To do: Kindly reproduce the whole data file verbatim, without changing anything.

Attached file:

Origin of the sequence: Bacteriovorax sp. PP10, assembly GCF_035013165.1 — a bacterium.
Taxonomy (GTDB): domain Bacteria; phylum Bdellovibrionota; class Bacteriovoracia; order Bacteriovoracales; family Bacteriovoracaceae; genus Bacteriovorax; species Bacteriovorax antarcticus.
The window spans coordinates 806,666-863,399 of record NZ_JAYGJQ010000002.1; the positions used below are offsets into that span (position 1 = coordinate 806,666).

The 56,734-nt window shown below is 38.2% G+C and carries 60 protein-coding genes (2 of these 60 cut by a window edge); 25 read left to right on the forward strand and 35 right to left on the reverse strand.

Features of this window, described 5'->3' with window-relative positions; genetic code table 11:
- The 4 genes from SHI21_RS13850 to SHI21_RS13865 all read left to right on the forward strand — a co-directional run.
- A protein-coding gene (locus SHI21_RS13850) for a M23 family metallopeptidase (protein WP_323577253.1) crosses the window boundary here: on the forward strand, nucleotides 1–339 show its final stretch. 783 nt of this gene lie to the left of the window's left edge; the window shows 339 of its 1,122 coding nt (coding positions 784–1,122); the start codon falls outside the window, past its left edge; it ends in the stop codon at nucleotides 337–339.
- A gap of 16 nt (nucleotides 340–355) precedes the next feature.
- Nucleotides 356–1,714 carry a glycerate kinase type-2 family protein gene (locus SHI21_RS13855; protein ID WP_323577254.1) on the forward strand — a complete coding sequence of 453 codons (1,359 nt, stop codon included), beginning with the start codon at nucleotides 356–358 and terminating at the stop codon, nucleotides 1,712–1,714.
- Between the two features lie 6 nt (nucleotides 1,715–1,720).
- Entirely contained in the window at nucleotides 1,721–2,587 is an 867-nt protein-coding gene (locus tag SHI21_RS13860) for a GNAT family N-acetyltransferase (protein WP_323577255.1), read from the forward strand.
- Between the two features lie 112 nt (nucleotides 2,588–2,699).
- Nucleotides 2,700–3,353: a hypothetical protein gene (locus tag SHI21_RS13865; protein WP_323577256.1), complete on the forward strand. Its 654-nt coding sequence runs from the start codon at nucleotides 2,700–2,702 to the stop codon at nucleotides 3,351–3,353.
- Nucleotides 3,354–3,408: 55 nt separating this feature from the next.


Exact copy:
Origin of the sequence: Bacteriovorax sp. PP10, assembly GCF_035013165.1 — a bacterium.
Taxonomy (GTDB): domain Bacteria; phylum Bdellovibrionota; class Bacteriovoracia; order Bacteriovoracales; family Bacteriovoracaceae; genus Bacteriovorax; species Bacteriovorax antarcticus.
The window spans coordinates 806,666-863,399 of record NZ_JAYGJQ010000002.1; the positions used below are offsets into that span (position 1 = coordinate 806,666).

The 56,734-nt window shown below is 38.2% G+C and carries 60 protein-coding genes (2 of these 60 cut by a window edge); 25 read left to right on the forward strand and 35 right to left on the reverse strand.

Features of this window, described 5'->3' with window-relative positions; genetic code table 11:
- The 4 genes from SHI21_RS13850 to SHI21_RS13865 all read left to right on the forward strand — a co-directional run.
- A protein-coding gene (locus SHI21_RS13850) for a M23 family metallopeptidase (protein WP_323577253.1) crosses the window boundary here: on the forward strand, nucleotides 1–339 show its final stretch. 783 nt of this gene lie to the left of the window's left edge; the window shows 339 of its 1,122 coding nt (coding positions 784–1,122); the start codon falls outside the window, past its left edge; it ends in the stop codon at nucleotides 337–339.
- A gap of 16 nt (nucleotides 340–355) precedes the next feature.
- Nucleotides 356–1,714 carry a glycerate kinase type-2 family protein gene (locus SHI21_RS13855; protein ID WP_323577254.1) on the forward strand — a complete coding sequence of 453 codons (1,359 nt, stop codon included), beginning with the start codon at nucleotides 356–358 and terminating at the stop codon, nucleotides 1,712–1,714.
- Between the two features lie 6 nt (nucleotides 1,715–1,720).
- Entirely contained in the window at nucleotides 1,721–2,587 is an 867-nt protein-coding gene (locus tag SHI21_RS13860) for a GNAT family N-acetyltransferase (protein WP_323577255.1), read from the forward strand.
- Between the two features lie 112 nt (nucleotides 2,588–2,699).
- Nucleotides 2,700–3,353: a hypothetical protein gene (locus tag SHI21_RS13865; protein WP_323577256.1), complete on the forward strand. Its 654-nt coding sequence runs from the start codon at nucleotides 2,700–2,702 to the stop codon at nucleotides 3,351–3,353.
- Nucleotides 3,354–3,408: 55 nt separating this feature from the next.